No one debates that Shakespeare is one of the greatest writers in the English language. What is debatable is just how much today’s audiences actually understand that language.
“I’ll be really honest to say I can’t understand all of it all the time,” says Lue Douthit, the director of literary development and dramaturgy at the Oregon Shakespeare Festival—and she makes her living studying theater.
The Oregon Shakespeare Festival announced today it plans to bridge that comprehension gap with an unprecedented project underwritten by the foundation of tech entrepreneur David Hitz. “Play On” will commission 36 dramatists to translate the Bard’s entire canon of 38 plays into contemporary modern English. Ranging from award-winning playwrights to up-and-comers and translators, the writers represent a wide diversity of voices: more than half are women and more than half people of color.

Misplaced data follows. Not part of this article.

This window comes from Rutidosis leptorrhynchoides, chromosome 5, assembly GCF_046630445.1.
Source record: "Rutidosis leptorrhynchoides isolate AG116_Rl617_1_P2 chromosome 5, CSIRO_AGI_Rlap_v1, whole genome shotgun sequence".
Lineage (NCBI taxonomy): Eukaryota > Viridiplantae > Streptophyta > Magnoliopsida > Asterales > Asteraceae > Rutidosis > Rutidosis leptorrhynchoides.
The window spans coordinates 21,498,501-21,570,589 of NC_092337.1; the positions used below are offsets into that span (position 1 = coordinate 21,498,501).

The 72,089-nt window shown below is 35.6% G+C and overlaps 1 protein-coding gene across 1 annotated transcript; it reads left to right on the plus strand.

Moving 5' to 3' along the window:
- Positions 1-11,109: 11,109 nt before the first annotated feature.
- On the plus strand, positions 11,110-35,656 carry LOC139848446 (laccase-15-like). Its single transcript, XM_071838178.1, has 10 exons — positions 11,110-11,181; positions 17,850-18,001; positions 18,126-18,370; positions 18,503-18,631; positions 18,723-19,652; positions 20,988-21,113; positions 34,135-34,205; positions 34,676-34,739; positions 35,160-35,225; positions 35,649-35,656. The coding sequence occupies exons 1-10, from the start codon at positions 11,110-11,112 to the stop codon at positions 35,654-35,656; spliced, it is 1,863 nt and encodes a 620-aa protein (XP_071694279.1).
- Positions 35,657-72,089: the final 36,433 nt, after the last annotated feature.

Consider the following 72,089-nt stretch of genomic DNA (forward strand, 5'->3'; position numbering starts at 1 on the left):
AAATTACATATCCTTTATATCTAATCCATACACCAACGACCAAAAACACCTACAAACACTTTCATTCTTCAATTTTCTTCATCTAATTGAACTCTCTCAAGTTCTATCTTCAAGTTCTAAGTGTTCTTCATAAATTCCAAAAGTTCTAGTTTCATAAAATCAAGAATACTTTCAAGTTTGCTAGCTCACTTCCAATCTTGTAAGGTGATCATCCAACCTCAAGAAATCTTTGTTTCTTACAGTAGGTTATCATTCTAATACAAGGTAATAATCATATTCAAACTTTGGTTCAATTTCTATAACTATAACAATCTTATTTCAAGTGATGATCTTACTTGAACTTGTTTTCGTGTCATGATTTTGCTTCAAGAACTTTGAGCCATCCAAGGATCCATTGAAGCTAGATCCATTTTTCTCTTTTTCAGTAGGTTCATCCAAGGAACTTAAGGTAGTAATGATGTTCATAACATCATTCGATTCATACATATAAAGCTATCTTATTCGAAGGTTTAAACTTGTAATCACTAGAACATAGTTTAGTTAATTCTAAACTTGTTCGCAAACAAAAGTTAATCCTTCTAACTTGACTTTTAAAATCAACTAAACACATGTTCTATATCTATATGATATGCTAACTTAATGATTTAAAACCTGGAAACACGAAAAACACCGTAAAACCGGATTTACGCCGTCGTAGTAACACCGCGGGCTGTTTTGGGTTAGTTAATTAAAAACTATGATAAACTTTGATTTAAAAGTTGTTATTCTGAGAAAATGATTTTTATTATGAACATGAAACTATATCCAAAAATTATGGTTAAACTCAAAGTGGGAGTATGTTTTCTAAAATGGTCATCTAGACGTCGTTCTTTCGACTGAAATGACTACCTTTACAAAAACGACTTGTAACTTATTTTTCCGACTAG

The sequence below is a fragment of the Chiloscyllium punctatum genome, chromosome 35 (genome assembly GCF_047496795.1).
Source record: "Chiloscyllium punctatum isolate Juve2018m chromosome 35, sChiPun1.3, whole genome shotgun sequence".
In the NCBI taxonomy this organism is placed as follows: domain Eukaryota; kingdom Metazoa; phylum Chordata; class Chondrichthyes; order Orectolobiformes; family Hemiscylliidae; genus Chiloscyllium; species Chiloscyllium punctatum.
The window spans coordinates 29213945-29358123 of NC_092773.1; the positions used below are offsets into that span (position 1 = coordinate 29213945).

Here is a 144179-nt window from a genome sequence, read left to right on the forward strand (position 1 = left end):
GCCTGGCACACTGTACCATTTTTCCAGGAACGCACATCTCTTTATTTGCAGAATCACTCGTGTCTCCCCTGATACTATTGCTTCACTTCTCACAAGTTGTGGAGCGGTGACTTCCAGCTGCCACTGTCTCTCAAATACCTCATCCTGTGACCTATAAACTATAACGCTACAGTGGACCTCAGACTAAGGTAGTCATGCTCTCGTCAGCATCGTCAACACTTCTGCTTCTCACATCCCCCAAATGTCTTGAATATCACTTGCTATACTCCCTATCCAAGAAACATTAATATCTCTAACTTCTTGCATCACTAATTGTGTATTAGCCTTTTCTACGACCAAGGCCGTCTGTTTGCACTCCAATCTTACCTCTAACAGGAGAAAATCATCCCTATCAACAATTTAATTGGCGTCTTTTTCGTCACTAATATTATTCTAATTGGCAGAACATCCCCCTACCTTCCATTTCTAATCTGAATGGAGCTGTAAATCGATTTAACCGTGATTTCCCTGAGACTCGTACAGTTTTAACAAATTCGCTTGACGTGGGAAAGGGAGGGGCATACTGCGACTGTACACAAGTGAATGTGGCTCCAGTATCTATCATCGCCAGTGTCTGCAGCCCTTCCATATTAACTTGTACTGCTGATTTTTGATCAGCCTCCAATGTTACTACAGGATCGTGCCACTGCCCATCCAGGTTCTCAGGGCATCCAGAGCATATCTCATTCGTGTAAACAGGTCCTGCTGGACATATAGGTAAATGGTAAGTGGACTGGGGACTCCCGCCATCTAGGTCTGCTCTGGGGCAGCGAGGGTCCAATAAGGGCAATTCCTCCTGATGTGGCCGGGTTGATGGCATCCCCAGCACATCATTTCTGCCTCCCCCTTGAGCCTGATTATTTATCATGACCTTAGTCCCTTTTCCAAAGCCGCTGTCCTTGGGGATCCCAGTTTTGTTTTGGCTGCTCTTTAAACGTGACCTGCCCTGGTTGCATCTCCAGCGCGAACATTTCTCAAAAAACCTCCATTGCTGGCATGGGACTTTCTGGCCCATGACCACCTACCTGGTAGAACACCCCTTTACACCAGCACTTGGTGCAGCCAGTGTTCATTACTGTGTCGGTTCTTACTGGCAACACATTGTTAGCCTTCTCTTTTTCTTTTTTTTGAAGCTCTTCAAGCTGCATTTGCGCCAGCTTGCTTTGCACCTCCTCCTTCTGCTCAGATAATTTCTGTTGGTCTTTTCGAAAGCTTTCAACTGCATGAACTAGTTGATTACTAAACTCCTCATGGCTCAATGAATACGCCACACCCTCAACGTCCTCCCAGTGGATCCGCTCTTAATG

“The goal is to keep all of the structure of the language intact, and the setting intact,” says artistic director Bill Rauch. “But to actually take words that may have lost their meaning or may have different meanings today and look at translating those words.”